Doc's Photos

"Hope these pictures will bring peace and good thoughts about your brother.  You can see he was with friends.  We were a small group off to ourselves, which made us even a closer knit group of men.  We shared together, we partied together and we died together.  Those of us that lived through that night , a part of us went with our buddies.  Never forgotten, always brothers." -Doc Hanmore

This is the road leading up to Hill 25.

 

This is one of our living bunkers.  You can see the fighting bunker in the back to the left. 
When we first arrived at Hill 25 we were just to be there two weeks, then rotate to Hill 52 for a month.  Then spend another two weeks on Hill 25 and keep up this rotation.  Each group made and furnished their own bunkers.  We put alot of work into that hill in two weeks and we all just wanted to stay there and not do all that rotating. 
We wanted a place to call home.
The field kitchen was on Hill 52 so we ate C-Rations.  We made a grill out of a barrel, and had some pretty good parties. 
There are two state flags flying from this bunker.  At one time the US flag was flying there but some officer flew out one day and made us take it down because we weren't allowed to fly it there.  Go Figure!

A helicopter landing at our LZ.  They would bring in supplies.  On the radio one day I heard the captain ordering ice cream for Hill 52.  He said he never wanted any of that damn vanilla, he wanted chocolate - he hated that S... B... vanilla.  The chopper bringing out the ice cream had an emergency to go to so he dropped the ice cream off on Hill 25.  Every Marine on the hill chowed down on ice cream: it gave me great pleasure to call the captain and tell him that I hated that damn vanilla ice cream also.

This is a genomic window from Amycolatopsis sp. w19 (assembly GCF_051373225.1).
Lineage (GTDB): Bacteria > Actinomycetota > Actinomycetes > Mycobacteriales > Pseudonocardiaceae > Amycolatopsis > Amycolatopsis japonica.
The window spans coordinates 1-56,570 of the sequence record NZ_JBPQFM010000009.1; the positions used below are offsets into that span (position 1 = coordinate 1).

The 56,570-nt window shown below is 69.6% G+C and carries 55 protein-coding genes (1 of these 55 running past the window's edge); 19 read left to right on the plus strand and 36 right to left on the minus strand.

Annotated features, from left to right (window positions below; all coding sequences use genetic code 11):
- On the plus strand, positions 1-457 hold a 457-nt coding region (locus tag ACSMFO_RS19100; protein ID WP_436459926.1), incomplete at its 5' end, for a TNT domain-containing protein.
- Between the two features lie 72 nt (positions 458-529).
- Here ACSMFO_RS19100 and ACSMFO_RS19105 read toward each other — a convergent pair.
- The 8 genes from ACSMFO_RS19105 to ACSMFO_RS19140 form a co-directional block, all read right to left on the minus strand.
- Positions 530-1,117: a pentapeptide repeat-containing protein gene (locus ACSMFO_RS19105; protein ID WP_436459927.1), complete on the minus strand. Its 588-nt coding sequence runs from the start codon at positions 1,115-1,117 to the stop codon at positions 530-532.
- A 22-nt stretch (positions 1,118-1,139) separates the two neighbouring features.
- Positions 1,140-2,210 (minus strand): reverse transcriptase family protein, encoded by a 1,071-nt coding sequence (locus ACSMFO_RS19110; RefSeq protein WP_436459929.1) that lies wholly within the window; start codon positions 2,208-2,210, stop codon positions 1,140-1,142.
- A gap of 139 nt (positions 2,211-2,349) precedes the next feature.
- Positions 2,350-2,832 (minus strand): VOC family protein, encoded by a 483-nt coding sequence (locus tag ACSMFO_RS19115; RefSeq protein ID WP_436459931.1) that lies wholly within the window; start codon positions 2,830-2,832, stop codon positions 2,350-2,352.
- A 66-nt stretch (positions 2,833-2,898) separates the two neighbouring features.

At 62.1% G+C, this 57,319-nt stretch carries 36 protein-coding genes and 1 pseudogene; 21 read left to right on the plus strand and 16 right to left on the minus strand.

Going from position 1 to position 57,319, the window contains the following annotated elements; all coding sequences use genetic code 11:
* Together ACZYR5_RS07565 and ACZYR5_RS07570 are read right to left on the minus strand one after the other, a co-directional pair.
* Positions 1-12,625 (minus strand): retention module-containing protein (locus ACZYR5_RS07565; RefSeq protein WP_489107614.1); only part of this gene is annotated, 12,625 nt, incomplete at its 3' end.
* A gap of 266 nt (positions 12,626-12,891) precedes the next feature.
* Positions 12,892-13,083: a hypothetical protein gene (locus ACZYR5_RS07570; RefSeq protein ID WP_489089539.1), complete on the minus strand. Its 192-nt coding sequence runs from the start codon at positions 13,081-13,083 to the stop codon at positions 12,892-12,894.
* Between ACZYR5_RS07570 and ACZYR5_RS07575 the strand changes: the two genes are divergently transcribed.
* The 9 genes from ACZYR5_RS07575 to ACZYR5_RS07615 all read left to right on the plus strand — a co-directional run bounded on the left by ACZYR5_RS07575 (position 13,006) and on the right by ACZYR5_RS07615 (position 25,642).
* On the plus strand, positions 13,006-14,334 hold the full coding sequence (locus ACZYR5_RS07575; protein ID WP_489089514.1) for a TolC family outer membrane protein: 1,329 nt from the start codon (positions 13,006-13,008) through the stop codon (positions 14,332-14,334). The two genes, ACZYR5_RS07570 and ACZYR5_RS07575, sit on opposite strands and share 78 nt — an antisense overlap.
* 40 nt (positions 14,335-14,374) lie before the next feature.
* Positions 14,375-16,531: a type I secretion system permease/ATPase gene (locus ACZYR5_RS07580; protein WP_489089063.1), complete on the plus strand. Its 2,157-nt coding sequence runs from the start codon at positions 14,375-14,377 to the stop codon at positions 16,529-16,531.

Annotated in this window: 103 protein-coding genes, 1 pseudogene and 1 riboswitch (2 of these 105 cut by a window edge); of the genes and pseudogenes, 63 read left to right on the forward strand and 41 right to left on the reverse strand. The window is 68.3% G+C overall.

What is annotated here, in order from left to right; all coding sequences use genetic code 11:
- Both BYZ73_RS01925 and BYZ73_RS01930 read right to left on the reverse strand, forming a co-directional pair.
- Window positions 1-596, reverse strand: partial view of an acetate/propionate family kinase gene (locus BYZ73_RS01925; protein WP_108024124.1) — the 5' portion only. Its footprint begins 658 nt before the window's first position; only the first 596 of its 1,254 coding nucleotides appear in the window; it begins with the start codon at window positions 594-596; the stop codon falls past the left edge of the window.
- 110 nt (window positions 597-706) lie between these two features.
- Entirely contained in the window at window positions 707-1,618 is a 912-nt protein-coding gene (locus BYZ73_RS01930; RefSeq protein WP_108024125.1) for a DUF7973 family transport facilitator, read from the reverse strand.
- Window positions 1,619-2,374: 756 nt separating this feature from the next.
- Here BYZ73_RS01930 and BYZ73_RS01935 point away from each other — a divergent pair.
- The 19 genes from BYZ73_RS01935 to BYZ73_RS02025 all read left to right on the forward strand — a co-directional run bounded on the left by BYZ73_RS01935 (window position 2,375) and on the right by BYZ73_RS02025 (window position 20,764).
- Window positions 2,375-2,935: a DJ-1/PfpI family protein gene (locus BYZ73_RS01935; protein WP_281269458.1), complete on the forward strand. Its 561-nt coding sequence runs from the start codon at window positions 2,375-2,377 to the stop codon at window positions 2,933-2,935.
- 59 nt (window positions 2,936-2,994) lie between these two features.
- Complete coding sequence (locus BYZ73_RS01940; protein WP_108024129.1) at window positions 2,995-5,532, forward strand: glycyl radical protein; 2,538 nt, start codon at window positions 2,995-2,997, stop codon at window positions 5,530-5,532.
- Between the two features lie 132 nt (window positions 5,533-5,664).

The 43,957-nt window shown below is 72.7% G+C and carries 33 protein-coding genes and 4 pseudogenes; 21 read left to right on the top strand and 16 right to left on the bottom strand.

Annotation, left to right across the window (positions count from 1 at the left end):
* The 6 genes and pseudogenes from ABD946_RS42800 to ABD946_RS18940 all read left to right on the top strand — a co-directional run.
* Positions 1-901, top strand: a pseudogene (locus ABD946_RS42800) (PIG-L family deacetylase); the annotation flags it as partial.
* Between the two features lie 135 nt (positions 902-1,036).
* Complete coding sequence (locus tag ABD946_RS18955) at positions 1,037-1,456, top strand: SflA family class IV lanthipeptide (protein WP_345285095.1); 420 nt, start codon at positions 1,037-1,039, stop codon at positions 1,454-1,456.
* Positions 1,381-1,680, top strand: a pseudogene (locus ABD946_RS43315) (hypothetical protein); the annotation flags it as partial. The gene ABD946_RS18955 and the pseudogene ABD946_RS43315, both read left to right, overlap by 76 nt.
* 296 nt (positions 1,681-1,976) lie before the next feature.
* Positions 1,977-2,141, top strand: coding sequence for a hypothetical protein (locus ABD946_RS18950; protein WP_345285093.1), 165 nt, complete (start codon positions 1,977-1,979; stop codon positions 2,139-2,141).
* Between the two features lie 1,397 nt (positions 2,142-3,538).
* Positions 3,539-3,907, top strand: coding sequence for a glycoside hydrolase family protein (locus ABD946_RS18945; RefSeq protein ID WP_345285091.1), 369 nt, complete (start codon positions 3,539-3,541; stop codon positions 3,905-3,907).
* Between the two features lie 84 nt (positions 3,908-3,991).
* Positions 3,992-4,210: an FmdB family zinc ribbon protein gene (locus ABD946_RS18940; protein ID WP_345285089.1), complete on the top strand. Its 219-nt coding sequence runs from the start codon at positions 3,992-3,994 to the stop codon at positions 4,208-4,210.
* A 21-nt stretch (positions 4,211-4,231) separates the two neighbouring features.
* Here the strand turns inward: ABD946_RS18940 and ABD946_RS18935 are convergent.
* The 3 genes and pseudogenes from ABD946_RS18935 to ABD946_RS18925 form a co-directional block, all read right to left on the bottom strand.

A couple of Marines use the latrine.  You roughed it on this hill.  We had a horseshoe pit in front of the latrine so you could sit there, do your thing and watch a game.

This is an Amtrack bringing supplies to the hill.  Armored personnel carriers.  We lost three of these to mines while I was there.

This is I, Doc Hanmore. 
We were very lucky in that we had a stream that ran by our hill.  We always had water to drink and bathe in.  They would bring fresh drinking water out ot the hill.  At times, though, we would run out and have to take 5-gallon water cans to be filled.  Put in chemicals and shake like hell.  It did not look clear and tasted like chemicals, but we had water to drink. 
Sometimes we would buy a block of ice from a man riding a bicycle.  There was daily rations of Cokes and beer. 
When we went to the stream to swim, or for water, we always took a guard to keep watch.  We weren't as worried about the VC sneaking up on us as we were about a snake.  This snake had a head on it bigger than a football, and over 15-feet long.

This is a compound that we built for detainees.

This is I, Doc Hanmore, again.  That is the watchtower behind me.

Two helicopters at our LZ.

This is Jones and I; he was our radio operator.  In the middle of the picture to the right is the new latrine - a four seater.  Sgt. Bolton hung a poem up inside the latrine:
"HE WHO WRITES UPON THESE WALLS,
WILL ROLL HIS SHIT INTO LITTLE BITTY BALLS."
Nobody ever wrote on those walls.

These are pictures of  a work detail that your brother is working on.  I think that is your brother standing at the edge of the picture.  The Marine on the shovel is Dennis Lesniak.

Sgt. Shoemaker.  This was the start of his third tour of duty.  He joined us on October 15, 1967 and the hill was over-ran on November 2, 1967.  These pictures of your brother (and the other men lost) might be the last taken of him.

Dave Jones, Sgt. Shoemaker, Lee Dart, and Dennis Lesniak.